Food retailers are under great pressure, more than ever before. Amazon are set to potentially take the home-delivery market by storm, the ‘discounters’ are emerging as mainstream competitors, and the newer generation of shoppers - the millennials - are exhibiting new and very different buying patterns to previous generations.
Shelly Palmer, an independent industry advisor raised the ultimate question in his keynote speech at FMI Connect: Are food retailers doomed?
If food retailers don’t adapt to changing circumstances with a view to continuous improvement then the answer is YES. But, food retailers have one major weapon in their armoury that drives footfall and margin and US retailers need to dramatically increase its deployment if they want to avoid the doomsday scenario. This weapon is store brands or private brands.
The USA languishes stubbornly behind European retailers with regards to the percentage of sales of private brands which is around 22% in the US and 45% in Europe. Increasing this percentage isn’t just about creating more ‘me too’ products, it is about food retailers gaining a deeper understanding of why different people are shopping with them and what the real wants and needs of their shoppers are.
As Lynn Dornblaser, Director of Innovation & Insight at Mintel, said later in the day during her presentation of the ‘Top Trends in Global Private Brands’, US food retailers need to create more new and innovative products that their customers want.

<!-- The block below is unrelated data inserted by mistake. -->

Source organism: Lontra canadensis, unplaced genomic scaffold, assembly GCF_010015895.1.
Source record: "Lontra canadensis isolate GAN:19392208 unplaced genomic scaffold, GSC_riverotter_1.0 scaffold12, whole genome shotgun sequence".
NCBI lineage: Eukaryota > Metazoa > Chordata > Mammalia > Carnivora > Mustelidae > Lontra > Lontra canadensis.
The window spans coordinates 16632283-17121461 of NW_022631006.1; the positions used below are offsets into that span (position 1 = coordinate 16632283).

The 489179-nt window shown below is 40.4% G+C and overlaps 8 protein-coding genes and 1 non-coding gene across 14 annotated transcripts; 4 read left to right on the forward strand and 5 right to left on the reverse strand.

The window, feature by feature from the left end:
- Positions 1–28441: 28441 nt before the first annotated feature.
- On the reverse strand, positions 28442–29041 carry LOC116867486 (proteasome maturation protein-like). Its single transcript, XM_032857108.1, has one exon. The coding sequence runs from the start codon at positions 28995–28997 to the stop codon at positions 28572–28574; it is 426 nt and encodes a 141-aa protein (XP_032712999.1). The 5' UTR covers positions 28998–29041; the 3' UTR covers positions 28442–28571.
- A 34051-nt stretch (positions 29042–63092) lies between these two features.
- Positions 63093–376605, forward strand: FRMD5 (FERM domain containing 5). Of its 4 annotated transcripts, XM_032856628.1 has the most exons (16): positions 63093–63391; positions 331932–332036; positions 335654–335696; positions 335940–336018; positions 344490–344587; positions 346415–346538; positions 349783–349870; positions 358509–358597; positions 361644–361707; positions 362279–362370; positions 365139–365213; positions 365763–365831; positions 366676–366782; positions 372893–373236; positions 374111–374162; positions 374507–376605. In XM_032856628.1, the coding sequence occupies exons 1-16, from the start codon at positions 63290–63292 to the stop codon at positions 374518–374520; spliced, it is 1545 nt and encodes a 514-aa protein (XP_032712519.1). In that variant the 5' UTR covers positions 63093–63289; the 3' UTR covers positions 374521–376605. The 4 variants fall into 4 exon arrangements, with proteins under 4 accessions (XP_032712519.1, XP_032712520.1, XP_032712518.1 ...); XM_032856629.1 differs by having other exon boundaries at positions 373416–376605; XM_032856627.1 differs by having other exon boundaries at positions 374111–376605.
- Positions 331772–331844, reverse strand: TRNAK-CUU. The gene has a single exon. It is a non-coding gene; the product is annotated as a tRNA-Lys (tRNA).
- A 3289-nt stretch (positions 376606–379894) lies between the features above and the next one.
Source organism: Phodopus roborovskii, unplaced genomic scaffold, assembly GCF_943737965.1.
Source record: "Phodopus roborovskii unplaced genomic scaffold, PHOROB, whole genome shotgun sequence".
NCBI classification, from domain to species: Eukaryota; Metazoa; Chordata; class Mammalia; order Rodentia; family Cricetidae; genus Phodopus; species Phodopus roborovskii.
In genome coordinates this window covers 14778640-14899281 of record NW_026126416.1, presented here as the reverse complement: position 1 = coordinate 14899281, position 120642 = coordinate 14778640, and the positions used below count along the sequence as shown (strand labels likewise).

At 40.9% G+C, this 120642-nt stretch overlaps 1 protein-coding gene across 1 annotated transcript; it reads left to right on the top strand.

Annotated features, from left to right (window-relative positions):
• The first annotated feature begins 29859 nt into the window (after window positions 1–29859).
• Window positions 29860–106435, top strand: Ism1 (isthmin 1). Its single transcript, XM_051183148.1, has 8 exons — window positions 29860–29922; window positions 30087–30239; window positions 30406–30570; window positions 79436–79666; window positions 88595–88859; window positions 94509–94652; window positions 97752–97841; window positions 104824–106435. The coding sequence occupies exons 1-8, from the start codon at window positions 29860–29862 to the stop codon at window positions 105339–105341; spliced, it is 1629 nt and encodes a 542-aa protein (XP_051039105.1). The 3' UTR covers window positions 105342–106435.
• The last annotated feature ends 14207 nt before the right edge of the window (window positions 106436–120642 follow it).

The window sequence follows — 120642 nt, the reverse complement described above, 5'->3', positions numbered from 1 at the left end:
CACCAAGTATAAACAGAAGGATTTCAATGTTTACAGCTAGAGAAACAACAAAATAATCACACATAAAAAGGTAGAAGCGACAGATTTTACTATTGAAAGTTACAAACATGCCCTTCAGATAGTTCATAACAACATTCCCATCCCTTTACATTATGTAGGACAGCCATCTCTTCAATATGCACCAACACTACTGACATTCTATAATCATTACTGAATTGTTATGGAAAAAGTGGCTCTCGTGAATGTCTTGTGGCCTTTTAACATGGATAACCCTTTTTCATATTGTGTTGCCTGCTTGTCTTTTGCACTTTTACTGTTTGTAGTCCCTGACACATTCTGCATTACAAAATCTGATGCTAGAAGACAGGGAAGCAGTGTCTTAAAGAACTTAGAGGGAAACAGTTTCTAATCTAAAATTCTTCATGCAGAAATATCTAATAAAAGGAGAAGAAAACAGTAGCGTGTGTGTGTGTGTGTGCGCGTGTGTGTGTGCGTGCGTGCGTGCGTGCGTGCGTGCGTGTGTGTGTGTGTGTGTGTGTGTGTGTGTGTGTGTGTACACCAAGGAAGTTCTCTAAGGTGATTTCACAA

But how can food retailers gain the depth of insights from shoppers without it taking a very long time and costing a lot of money? The answer is to adopt a new approach and deliver what we call a Unified Brand Experience. There are two key steps towards achieving this:
1. Harvest all customer feedback. This includes all customer generated content about brands from all existing shopper touchpoints along with all product quality test results. Pulling together this information about product performance will provide the retailer with a galaxy of trends and actionable insights about their brands and products. This data is already available, it’s just not being used! Collecting all feedback together in this way helps the retailer to form ‘One View’ of product performance and customer wants and needs to inform the decision and innovations which will provide competitive rather than ‘me too’ products.
2. Share this information with suppliers. As the makers of the retailer’s private brand products, suppliers are the specialist product developers. They are the manufacturing experts. By sharing feedback with them, they will be able to help to ensure quality, to generate new ideas and more innovative products based on these ‘real’ customer insights. Sharing insights and building effective communication between the supplier and the retailer enables them to work more cost effectively and efficiently together as ‘One Team’.
Creating and sharing One View of product performance is quicker and easier to do than it sounds, with results appearing in a matter of weeks. This short (2 mins) video explains this concept in more detail:
Find out how one US retailer did just this resulting in improved quality, product innovation and an 18% increase in sales.
Turn a doomsday scenario into successful transformation! If retailers work with their suppliers as One Team around a shared One View of product performance, they can achieve their private brand goals and deliver a Unified Brand Experience.